Oral submission on the 18th Constitutional Amendment Bill (section 25)

This is the oral submission on the 18th Amendment Bill, as delivered on Thursday 25 March 2021 in front of the Ad Hoc Committee to initiate legislation to amend section 25 of the Constitution. The written submission can be found here.

We are a group of various academic specialising in property law, and more specifically, section 25 of the Constitution. We made this submission under the guidance of the South African Research Chair in Property Law, currently awarded to Prof ZsaZsa Boggenpoel. We make the comments in our personal capacity based on our expertise formed after an extensive workshop and engagement on the Bill in February 2020. Our opinions are not those of our respective institutions.

I am professor Elmien du Plessis of the North West University, and I am deeply grateful for the invitation to present to the committee. Compensation for expropriation was the topic of my doctorate that I obtained in 2009, stemming from the talks at the time (2005) to move away from the “willing buyer willing seller” policy of acquiring land through market mechanisms.

My thesis called for a change in the legal culture of expropriation to move away from the fixation on market value standard that the Expropriation Act of 1975 required to the more Constitutional requirement of “just and equitable” compensation. And then, the thorny issue of exactly how one calculates “just and equitable” compensation.

It called for an interpretation that ensured justice and equity in every specific circumstance, which I argued, will facilitate the project of transformative constitutionalism to bring about large-scale social change through non-violent political processes grounded in law.

I am still committed to that vision.

That vision is also in line with the purpose of the chair in property law, namely: to develop the theoretical foundations to develop property law in the new constitutional are through the production of comprehensive academic texts and a corps of highly skilled young scholars that can help the development of property law. It is also for that reason that we participate in this process.

The saying that the wheels of justice grind slow is true. It is optimistic to think that a document could fix 350 plus years of colonial and apartheid injustices in just 26 years. Still, we should not disregard the strides that have been made in the law. Parliament has promulgated progressive legislation in many instances, and there are promises that the legislative gaps will be filled soon. Our courts have developed and continue to develop rich jurisprudence on various property law issues, a discussion beyond this presentation.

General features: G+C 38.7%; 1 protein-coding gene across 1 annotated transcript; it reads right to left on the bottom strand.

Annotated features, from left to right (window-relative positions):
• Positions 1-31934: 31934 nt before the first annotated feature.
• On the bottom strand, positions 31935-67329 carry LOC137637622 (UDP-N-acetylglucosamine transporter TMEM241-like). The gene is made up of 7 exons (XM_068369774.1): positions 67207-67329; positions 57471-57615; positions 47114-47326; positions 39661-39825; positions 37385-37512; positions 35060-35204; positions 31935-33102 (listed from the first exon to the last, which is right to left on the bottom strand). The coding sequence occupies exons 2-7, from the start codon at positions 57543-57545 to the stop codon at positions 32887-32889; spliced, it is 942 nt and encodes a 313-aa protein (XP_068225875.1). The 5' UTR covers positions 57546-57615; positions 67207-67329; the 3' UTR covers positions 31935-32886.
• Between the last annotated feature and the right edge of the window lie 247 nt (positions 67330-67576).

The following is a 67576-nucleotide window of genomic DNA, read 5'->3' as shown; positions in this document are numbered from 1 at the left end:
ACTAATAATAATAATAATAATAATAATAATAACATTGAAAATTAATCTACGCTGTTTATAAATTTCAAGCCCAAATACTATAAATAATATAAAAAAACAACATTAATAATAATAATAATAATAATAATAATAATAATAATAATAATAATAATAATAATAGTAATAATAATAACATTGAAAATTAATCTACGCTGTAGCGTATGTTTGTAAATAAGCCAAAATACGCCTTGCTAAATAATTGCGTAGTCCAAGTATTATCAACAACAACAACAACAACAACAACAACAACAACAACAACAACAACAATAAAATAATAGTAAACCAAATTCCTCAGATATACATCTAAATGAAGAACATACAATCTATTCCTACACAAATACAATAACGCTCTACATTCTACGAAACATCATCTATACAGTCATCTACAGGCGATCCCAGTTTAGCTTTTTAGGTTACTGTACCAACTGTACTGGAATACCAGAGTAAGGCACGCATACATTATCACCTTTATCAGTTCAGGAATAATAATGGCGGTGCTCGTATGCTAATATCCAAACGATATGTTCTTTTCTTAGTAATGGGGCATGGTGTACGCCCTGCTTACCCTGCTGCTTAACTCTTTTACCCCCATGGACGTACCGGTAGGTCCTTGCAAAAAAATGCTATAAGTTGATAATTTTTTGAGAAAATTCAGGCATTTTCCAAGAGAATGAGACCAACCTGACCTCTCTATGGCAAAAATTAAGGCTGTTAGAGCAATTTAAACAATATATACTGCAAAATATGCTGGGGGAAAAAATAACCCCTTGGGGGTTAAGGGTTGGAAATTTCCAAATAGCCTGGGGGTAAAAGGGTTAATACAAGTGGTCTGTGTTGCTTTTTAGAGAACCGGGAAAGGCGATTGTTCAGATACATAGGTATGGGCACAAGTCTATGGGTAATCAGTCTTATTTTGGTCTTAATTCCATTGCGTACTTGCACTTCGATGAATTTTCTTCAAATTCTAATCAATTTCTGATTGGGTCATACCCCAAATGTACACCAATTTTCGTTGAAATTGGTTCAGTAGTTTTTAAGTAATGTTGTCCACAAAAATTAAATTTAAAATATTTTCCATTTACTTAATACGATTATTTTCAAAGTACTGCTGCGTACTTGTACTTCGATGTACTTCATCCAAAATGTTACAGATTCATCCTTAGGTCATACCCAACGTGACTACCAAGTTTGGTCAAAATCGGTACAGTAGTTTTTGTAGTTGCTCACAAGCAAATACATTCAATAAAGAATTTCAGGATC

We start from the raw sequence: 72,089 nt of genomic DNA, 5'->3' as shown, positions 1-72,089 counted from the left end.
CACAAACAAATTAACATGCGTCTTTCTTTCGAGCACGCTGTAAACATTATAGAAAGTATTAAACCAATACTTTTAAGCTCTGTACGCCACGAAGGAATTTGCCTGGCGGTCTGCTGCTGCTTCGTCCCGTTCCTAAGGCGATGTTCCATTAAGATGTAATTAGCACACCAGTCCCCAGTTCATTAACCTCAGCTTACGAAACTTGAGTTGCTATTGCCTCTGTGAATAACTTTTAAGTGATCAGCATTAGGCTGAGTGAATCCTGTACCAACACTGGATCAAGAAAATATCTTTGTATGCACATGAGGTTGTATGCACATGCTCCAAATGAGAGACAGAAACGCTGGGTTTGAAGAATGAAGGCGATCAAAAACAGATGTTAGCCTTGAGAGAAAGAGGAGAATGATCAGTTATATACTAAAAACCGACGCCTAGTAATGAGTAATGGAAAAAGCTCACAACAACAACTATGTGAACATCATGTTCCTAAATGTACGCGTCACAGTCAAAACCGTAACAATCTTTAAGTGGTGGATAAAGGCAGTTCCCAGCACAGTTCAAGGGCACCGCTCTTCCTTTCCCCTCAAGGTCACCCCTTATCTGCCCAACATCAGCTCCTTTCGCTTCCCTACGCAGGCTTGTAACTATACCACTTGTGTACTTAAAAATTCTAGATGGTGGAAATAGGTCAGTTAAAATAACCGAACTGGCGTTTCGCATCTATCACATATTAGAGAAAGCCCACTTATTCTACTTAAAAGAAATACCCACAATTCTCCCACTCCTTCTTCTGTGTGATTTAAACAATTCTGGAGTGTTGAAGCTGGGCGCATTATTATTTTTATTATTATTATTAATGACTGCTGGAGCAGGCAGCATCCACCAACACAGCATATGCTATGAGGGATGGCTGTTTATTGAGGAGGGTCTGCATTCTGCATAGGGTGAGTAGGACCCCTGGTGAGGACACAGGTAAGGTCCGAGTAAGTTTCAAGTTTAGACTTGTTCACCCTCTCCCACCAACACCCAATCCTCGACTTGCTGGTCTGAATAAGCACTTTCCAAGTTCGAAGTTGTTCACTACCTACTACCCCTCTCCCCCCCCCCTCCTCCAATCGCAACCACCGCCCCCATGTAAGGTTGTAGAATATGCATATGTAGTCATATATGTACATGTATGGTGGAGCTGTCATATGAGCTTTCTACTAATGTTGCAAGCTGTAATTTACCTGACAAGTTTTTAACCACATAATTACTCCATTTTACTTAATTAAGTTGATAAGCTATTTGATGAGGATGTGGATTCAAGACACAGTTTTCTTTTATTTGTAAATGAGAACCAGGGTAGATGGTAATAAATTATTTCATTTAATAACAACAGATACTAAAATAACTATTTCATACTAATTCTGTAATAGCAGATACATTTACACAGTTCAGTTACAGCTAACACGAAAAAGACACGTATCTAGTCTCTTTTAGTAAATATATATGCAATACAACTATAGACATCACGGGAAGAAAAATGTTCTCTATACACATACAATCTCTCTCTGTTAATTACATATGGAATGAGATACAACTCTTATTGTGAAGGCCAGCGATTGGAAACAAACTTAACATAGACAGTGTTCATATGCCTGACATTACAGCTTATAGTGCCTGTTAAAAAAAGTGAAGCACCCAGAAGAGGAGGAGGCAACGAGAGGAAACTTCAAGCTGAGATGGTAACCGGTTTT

Nevertheless, the law and the judiciary are also not perfect. As is evident in the slow development of post-apartheid expropriation law.

This development was slow for various reasons.

For one, we have been waiting for Expropriation legislation in line with the Constitution. According to the portfolio committee on public works schedule, the Bill might be passed by July this year. This should be lauded, as it is a process that has been coming since 2008. And the Bill, as it currently stands, is making explicit what is implicit in the Constitution. As legislation should.

Constitutions are deliberately written in vague language because they are written to last for longer periods than the legislation that clarifies it. It is therefore not problematic that the section 25 is written in broad terms. Constitutions are the starting point for interpretation and require improvisation when confronted with a specific set of facts rather than a hard mechanical interpretation of particular wording. In Constitutions, there are no hard and fast rules. It is a framework; it lays down norms and principles.

The hard and fast rules are laid down in detailed legislation or refined in courts.

Another reason for the slow pace in the changes in expropriation law is that there has been very little jurisprudence on section 25 in the Land Reform context. We lack comprehensive judicial guidance on what “just and equitable” entails. This field pales, for instance, in comparison with the rich body of jurisprudence on the meaning of “just and equitable” in eviction law, which was developed over the years, where clear principles have crystallised that guides us to understand what is “just and equitable”.

With all this in mind, we must make recommendations to the committee to help you fulfil your mandate: to make explicit what is implicit.

The Constitutional Review Committee’s mandate was to ask whether South African’s think the Constitution should be amended by giving a simple yes or no answer. Yes or no questions remove the complexity from the conversation. It did not open a dialogue to diagnose land reform problems for us to make meaningful adjustments. In my observation, that is why people are having that conversation now. But you have had adequate inputs on the diagnosis of the failure of land reform, so let’s get back to the business of today.

That Constitutional Review Committee found that the answer is “yes”, he Constitution must be amended. Although we disagree, our submission will not dwell on the desirability or not of the amendment (we have elaborated on this elsewhere), and accept for now that that was the outcome of a democratic process.

This committee’s mandate is to “explicit what is implicit”, based on the previous committee’s recommendations. As such, this committee must clarify the legal position.

The Constitutional Review Committee report also indicated that there seem to be mainly two opinions on what is implicit. In that sense, this committee must first determine what is implicit before it can make explicit.